The 2019 Myanmar Trademark Law, which was finally enacted on January 30, 2019, is an important step in the government’s efforts to attract foreign investment. The new law establishes a framework for a comprehensive trademark registration and protection system for both foreign and domestic trademark owners. While the effective date has not yet been announced, businesses are well advised to audit their trademark portfolios in preparation for new filings because existing trademark declarations and notices will no longer be sufficient to demonstrate ownership of marks once the new law is implemented.
(a) An application under section 1(a) of the Act, an amendment to allege use under § 2.76, a statement of use under § 2.88, an affidavit or declaration of continued use or excusable nonuse under § 2.160, or an affidavit or declaration of use or excusable nonuse under § 7.36 must include one specimen per class showing the mark as actually used in commerce on or in connection with the goods or services identified. When requested by the Office as reasonably necessary to proper examination, additional specimens must be provided.
(b)(1) A trademark specimen must show use of the mark on the goods, on containers or packaging for the goods, on labels or tags affixed to the goods, or on a display associated with the goods. To constitute a display associated with the goods, a specimen must show use of the mark directly associated with the goods and such use must be of a point-of-sale nature. The Office may accept another document related to the goods or the sale of the goods when it is impracticable to place the mark on the goods, packaging for the goods, or displays associated with the goods.
(2) A service mark specimen must show the mark as used in the sale of the services, including use in the performance or rendering of the services, or in the advertising of the services. The specimen must show a direct association between the mark and the services.
(3) A collective trademark or collective service mark specimen must show how a member uses the mark on the member’s goods or in the sale of the services, including use in the performance or rendering of the services, or advertising of the member’s services.
(4) A collective membership mark specimen must show use by members to indicate membership in the collective organization.
(5) A certification mark specimen must show how a person other than the owner uses the mark to reflect certification of regional or other origin, material, mode of manufacture, quality, accuracy, or other characteristics of that person’s goods or services; or that members of a union or other organization performed the work or labor on the goods or services.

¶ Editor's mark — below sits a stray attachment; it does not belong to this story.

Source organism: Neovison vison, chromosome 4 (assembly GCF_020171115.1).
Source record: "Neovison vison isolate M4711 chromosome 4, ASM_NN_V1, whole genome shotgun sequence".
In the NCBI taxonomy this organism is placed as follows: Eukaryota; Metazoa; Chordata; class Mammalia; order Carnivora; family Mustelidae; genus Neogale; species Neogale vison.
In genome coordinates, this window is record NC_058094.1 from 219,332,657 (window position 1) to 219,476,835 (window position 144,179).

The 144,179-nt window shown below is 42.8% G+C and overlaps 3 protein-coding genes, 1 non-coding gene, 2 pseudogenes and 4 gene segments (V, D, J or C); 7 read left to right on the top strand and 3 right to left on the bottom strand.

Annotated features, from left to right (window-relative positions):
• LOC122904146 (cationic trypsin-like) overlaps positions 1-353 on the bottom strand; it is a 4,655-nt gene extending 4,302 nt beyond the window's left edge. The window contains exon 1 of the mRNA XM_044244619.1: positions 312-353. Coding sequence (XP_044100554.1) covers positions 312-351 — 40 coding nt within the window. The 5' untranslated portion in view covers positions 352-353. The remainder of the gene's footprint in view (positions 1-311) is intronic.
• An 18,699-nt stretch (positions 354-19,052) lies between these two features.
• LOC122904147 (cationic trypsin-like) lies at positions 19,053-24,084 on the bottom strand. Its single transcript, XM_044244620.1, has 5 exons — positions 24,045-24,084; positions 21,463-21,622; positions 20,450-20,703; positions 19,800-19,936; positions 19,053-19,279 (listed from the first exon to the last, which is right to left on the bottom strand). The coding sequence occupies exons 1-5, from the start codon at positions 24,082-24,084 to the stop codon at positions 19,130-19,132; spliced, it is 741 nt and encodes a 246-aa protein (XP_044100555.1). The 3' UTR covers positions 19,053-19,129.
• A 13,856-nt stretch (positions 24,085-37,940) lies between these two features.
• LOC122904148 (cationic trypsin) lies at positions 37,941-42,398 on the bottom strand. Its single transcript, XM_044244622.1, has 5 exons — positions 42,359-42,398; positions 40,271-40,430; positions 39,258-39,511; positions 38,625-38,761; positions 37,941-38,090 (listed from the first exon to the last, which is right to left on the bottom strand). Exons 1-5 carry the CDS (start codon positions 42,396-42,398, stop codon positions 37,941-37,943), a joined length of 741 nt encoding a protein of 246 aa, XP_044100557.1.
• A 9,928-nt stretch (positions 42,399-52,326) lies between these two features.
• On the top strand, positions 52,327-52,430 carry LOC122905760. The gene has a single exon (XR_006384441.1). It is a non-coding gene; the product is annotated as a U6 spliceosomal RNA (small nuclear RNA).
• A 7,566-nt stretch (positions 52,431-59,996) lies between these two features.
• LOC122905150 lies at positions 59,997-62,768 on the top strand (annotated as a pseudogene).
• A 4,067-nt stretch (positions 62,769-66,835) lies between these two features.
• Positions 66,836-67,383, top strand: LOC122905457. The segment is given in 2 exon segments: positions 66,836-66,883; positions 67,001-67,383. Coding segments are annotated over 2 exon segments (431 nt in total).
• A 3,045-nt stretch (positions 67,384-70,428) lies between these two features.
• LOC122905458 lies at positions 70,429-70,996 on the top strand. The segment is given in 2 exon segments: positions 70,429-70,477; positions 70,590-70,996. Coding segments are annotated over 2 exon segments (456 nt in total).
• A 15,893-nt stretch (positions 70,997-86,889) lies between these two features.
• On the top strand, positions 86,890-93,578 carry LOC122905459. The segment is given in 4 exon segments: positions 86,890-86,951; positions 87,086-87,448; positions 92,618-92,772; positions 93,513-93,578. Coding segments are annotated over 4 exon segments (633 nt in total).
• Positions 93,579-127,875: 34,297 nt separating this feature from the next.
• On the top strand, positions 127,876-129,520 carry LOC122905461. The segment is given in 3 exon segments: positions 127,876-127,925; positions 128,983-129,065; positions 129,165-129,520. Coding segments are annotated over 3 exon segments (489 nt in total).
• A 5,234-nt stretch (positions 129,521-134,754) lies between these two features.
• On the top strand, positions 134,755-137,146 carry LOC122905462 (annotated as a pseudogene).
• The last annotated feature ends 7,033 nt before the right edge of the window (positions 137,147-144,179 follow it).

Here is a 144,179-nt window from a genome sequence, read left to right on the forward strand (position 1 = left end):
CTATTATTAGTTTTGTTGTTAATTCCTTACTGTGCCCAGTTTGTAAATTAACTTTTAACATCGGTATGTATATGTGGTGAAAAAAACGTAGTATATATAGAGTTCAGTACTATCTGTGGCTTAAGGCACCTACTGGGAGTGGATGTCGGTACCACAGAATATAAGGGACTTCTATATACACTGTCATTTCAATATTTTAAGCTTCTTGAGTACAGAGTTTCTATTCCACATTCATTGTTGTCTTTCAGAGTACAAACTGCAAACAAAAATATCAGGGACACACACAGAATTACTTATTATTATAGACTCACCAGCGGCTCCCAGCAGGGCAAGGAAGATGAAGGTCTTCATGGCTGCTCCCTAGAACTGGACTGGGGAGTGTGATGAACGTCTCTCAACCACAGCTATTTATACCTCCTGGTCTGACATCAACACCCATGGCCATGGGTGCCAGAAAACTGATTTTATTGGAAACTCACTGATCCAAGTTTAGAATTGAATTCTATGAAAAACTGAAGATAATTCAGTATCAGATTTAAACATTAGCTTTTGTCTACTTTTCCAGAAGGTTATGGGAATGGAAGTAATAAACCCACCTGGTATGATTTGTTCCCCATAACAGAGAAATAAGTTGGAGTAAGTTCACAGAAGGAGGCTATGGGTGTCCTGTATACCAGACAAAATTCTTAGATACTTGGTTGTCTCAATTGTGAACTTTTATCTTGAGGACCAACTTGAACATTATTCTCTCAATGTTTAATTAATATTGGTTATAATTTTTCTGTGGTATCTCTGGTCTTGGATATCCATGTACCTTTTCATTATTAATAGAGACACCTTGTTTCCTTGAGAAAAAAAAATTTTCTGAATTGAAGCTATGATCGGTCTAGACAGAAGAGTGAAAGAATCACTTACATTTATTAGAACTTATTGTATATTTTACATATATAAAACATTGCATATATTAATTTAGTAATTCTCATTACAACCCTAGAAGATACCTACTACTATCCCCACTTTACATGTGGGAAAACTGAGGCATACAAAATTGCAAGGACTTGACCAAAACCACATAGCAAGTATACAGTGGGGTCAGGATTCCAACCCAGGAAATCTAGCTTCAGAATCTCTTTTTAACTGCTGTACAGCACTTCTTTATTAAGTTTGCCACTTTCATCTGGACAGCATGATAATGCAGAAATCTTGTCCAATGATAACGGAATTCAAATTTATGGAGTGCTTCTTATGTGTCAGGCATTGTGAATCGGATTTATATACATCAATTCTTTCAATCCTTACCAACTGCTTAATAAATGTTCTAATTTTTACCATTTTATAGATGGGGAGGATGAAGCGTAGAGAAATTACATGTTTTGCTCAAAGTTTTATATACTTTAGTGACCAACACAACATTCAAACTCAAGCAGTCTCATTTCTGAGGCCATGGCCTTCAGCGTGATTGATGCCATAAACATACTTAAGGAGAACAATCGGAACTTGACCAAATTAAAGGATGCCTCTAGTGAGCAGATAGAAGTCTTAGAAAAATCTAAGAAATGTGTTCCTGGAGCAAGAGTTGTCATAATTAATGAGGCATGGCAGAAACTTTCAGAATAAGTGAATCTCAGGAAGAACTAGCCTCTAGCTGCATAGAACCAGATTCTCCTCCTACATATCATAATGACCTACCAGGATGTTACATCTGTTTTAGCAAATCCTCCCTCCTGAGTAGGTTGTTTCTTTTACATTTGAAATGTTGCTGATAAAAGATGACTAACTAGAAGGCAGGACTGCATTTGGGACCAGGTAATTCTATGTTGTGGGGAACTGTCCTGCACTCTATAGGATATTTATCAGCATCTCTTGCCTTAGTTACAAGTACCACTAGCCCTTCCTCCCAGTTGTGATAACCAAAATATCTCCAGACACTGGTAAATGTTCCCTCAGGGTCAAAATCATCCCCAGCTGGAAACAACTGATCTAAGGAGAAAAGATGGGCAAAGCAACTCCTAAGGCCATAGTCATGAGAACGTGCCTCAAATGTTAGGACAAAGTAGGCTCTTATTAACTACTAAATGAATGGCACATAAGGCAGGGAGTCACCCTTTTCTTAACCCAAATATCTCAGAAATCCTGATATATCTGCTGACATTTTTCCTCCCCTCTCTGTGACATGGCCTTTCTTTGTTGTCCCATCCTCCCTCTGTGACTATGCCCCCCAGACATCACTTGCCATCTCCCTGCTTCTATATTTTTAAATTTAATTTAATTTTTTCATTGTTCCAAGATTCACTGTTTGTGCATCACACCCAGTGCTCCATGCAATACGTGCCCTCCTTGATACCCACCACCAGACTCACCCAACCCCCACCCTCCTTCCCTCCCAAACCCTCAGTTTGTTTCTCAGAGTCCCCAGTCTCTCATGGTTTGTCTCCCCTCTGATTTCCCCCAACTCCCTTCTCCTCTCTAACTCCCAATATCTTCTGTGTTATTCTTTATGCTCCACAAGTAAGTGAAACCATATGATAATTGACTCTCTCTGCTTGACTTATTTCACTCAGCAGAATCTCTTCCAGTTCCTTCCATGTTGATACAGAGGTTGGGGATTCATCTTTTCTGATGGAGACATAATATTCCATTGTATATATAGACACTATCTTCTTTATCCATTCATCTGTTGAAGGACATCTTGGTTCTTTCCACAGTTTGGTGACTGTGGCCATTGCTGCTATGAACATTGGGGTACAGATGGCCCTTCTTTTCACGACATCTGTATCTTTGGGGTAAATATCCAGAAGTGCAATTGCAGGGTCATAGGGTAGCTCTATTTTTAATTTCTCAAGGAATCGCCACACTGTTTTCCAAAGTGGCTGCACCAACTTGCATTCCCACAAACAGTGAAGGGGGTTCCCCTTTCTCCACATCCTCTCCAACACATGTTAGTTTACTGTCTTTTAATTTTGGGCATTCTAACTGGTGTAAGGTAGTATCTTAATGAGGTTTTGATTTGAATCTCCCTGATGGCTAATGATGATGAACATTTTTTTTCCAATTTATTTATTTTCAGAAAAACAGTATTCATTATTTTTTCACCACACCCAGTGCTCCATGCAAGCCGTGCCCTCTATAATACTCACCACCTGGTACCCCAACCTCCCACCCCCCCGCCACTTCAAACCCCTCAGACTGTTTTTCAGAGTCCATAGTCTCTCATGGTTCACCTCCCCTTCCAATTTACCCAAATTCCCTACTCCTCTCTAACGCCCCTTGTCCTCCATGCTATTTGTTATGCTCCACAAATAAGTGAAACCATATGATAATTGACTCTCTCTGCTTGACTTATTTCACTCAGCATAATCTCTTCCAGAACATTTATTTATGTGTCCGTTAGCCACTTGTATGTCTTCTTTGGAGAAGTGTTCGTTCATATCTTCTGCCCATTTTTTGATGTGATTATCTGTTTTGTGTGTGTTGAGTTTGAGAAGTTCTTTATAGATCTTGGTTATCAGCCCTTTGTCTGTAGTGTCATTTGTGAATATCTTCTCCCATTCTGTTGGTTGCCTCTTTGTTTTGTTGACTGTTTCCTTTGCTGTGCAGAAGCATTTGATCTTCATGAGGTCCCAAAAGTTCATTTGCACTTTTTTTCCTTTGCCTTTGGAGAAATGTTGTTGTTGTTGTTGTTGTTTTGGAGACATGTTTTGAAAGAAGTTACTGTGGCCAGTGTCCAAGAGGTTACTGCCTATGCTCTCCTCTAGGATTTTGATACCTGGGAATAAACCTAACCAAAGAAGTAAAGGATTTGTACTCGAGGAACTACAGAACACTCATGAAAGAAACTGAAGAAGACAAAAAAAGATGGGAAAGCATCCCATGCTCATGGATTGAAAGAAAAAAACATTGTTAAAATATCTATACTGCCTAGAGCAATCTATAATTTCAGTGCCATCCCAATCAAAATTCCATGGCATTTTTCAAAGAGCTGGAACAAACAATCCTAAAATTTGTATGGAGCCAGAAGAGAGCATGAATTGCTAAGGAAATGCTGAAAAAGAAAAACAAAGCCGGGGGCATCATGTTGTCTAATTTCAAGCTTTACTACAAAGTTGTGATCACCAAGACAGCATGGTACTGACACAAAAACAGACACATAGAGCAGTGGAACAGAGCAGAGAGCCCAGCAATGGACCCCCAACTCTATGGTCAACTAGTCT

(c) A clear and legible photocopy, photograph, web page printout, or other similar type of reproduction of an actual specimen that meets the requirements of paragraphs (a) and (b) of this section is acceptable. The reproduction must show the entire specimen or enough of the specimen that the nature of the specimen, the mark, and the good or service with which the mark is used are identifiable. A web page must include the URL and access or print date. An artist’s rendering, a printer’s proof, a computer illustration, digital image, or similar mockup of how the mark may be displayed, or a photocopy of the drawing required by § 2.51, are not proper specimens.
(d) The specimen must be submitted through TEAS in a file format designated as acceptable by the Office, unless:
(1) The mark consists of a scent, flavor, or similar non-traditional mark type, in which case the specimen may be mailed to the Office, pursuant to § 2.190(a), without resort to the procedures set forth in § 2.147; or
(2) Submission on paper is permitted under § 2.23(c) or is accepted on petition pursuant to § 2.147.
KUALA LUMPUR, July 2 — The Trademarks Bill 2019 which would allow individuals or companies to register trademarks such as smell, sound, shape and colour, was passed with amendments by Dewan Rakyat today.
As of Monday, June 17, brand owners filing trademark applications will be paying more, as the amended Trade-marks Act and the new Trademarks Regulations come into force.At present, to file a trademark application, “regardless of the number of goods and services, regardless of the number of classes,” the fee is $250, says Janet Fuhrer of Ridout & Maybee LLP in Ottawa. As of Monday, she says, the base fee will be $330 for one class of goods and services and $100 for each additional class of services.
New trademark act heralds dramatic change, fee increases. With June 17, 2019, quickly approaching, the new Canadian Trade-marks Act is about to dramatically change the brand protection landscape.The good news is that the new legislative changes will actually bring Canada in line with many international treaties and make it easier to simultaneously file international trademark applications. The government also made wise and potentially helpful modifications to expand the definition for trademarks and give applicants the ability to divide applications, which will be of strategic assistance during prosecution and in the event of an opposition.